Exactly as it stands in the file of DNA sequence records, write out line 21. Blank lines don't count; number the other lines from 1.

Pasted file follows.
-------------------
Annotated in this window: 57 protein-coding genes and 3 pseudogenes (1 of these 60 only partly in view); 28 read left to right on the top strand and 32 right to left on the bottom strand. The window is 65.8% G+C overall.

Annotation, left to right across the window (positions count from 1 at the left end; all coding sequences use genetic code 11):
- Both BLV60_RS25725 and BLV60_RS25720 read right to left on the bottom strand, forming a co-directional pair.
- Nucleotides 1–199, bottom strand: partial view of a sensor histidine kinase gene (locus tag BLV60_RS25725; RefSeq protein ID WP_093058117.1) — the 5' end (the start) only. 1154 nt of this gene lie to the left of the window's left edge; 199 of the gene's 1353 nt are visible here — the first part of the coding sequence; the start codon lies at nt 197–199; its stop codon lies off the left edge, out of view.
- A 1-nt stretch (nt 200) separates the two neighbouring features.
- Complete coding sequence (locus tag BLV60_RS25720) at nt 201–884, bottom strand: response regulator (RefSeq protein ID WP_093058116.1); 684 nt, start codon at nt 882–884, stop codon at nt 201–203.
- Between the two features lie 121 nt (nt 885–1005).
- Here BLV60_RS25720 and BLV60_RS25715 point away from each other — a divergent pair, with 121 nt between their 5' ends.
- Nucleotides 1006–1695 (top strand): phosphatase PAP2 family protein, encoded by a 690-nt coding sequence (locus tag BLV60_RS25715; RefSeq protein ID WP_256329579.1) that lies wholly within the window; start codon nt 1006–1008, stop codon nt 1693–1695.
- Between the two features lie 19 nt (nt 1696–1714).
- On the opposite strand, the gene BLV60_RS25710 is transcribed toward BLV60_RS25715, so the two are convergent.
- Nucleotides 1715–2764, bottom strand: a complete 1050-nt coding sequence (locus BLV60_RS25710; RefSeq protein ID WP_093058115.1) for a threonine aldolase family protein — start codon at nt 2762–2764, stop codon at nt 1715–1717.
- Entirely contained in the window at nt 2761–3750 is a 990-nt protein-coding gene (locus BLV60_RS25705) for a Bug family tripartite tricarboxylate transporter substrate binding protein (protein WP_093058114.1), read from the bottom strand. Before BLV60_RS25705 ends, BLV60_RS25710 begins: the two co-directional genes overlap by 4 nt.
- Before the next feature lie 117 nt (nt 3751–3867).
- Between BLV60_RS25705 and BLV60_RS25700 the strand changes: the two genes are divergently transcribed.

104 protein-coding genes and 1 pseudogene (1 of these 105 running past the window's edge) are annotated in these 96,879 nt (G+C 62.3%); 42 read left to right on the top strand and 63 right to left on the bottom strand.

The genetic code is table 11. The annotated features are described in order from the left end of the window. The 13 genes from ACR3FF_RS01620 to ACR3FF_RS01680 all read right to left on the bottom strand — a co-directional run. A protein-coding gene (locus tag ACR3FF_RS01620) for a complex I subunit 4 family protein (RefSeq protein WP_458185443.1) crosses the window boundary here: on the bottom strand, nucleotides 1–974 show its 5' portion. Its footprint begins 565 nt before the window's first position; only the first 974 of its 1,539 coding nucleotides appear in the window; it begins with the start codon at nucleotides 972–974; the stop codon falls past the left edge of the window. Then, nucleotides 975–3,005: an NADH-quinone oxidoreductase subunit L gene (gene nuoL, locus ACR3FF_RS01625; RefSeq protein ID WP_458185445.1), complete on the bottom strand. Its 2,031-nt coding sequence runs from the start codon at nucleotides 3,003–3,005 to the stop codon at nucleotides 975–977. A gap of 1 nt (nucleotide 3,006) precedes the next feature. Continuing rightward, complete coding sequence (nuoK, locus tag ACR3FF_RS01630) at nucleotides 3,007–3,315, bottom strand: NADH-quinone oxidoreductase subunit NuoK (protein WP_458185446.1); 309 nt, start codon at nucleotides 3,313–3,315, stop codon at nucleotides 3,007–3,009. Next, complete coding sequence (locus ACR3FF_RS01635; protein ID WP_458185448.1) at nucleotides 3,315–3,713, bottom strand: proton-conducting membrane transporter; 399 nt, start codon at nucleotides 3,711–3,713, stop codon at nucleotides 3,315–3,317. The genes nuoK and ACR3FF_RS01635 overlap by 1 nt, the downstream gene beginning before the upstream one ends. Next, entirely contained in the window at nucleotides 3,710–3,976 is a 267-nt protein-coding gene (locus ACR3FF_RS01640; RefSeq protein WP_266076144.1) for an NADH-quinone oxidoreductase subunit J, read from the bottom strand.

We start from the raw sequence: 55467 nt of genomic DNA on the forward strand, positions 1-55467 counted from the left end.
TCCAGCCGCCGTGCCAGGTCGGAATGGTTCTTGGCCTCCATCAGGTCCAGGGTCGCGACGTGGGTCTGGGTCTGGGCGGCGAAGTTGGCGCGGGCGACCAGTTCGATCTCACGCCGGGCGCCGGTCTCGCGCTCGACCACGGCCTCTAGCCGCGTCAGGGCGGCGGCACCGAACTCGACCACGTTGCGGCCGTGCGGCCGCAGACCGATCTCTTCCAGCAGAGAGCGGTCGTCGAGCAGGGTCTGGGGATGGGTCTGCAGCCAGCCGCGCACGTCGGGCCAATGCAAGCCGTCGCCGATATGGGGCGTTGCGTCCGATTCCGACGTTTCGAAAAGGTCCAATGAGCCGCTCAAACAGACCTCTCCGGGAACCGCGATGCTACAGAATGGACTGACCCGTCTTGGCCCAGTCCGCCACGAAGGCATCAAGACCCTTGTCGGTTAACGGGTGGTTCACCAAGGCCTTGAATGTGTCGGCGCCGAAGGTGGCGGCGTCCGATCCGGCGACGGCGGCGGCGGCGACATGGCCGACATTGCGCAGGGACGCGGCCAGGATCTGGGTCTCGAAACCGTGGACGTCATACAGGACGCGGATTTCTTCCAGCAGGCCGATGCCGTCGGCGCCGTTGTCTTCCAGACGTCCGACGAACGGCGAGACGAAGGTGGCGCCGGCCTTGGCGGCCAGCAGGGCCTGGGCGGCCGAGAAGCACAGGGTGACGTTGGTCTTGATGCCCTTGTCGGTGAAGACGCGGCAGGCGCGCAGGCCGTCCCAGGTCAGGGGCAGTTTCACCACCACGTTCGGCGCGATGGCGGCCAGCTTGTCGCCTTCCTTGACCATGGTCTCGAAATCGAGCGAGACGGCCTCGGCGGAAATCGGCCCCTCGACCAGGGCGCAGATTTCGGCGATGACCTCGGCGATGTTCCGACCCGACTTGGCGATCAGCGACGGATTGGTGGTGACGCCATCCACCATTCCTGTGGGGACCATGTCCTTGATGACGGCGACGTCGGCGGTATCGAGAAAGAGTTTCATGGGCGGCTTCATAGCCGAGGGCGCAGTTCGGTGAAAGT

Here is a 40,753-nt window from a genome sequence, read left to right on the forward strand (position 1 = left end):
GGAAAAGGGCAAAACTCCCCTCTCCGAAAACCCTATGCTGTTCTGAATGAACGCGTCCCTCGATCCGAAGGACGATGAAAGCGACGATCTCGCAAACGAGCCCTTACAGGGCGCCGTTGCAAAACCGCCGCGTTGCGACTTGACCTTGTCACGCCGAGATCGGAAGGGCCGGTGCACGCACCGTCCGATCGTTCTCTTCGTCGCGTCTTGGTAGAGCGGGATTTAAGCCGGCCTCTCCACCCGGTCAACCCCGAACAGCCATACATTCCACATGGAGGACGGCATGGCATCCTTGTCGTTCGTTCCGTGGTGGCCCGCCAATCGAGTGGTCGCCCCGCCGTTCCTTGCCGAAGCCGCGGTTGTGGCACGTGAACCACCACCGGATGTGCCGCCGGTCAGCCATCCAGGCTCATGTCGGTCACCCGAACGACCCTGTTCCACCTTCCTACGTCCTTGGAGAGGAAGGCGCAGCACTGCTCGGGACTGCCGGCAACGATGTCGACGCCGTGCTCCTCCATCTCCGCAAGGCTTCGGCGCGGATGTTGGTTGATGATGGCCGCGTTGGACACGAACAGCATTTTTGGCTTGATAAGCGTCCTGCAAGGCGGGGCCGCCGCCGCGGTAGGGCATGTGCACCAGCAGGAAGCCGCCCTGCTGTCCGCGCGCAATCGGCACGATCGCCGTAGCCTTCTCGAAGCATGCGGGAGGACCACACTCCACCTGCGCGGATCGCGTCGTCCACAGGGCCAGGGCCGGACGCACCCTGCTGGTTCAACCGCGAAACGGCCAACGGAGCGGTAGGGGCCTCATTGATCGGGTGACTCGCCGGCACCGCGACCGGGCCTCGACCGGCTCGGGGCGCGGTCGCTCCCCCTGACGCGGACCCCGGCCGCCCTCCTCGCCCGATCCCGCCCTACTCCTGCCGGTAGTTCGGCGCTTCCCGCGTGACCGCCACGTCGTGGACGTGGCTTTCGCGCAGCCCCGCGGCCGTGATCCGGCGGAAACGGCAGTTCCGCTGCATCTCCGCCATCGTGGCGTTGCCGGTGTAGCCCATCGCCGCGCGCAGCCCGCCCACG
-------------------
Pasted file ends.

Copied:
GGAAAAGGGCAAAACTCCCCTCTCCGAAAACCCTATGCTGTTCTGAATGAACGCGTCCCTCGATCCGAAGGACGATGAAAGCGACGATCTCGCAAACGAGCCCTTACAGGGCGCCGTTGCAAAACCGCCGCGTTGCGACTTGACCTTGTCACGCCGAGATCGGAAGGGCCGGTGCACGCACCGTCCGATCGTTCTCTTCGTCGCGTCTTGGTAGAGCGGGATTTAAGCCGGCCTCTCCACCCGGTCAACCCCGAACAGCCATACATTCCACATGGAGGACGGCATGGCATCCTTGTCGTTCGTTCCGTGGTGGCCCGCCAATCGAGTGGTCGCCCCGCCGTTCCTTGCCGAAGCCGCGGTTGTGGCACGTGAACCACCACCGGATGTGCCGCCGGTCAGCCATCCAGGCTCATGTCGGTCACCCGAACGACCCTGTTCCACCTTCCTACGTCCTTGGAGAGGAAGGCGCAGCACTGCTCGGGACTGCCGGCAACGATGTCGACGCCGTGCTCCTCCATCTCCGCAAGGCTTCGGCGCGGATGTTGGTTGATGATGGCCGCGTTGGACACGAACAGCATTTTTGGCTTGATAAGCGTCCTGCAAGGCGGGGCCGCCGCCGCGGTAGGGCATGTGCACCAGCAGGAAGCCGCCCTGCTGTCCGCGCGCAATCGGCACGATCGCCGTAGCCTTCTCGAAGCATGCGGGAGGACCACACTCCACCTGCGCGGATCGCGTCGTCCACAGGGCCAGGGCCGGACGCACCCTGCTGGTTCAACCGCGAAACGGCCAACGGAGCGGTAGGGGCCTCATTGATCGGGTGACTCGCCGGCACCGCGACCGGGCCTCGACCGGCTCGGGGCGCGGTCGCTCCCCCTGACGCGGACCCCGGCCGCCCTCCTCGCCCGATCCCGCCCTACTCCTGCCGGTAGTTCGGCGCTTCCCGCGTGACCGCCACGTCGTGGACGTGGCTTTCGCGCAGCCCCGCGGCCGTGATCCGGCGGAAACGGCAGTTCCGCTGCATCTCCGCCATCGTGGCGTTGCCGGTGTAGCCCATCGCCGCGCGCAGCCCGCCCACG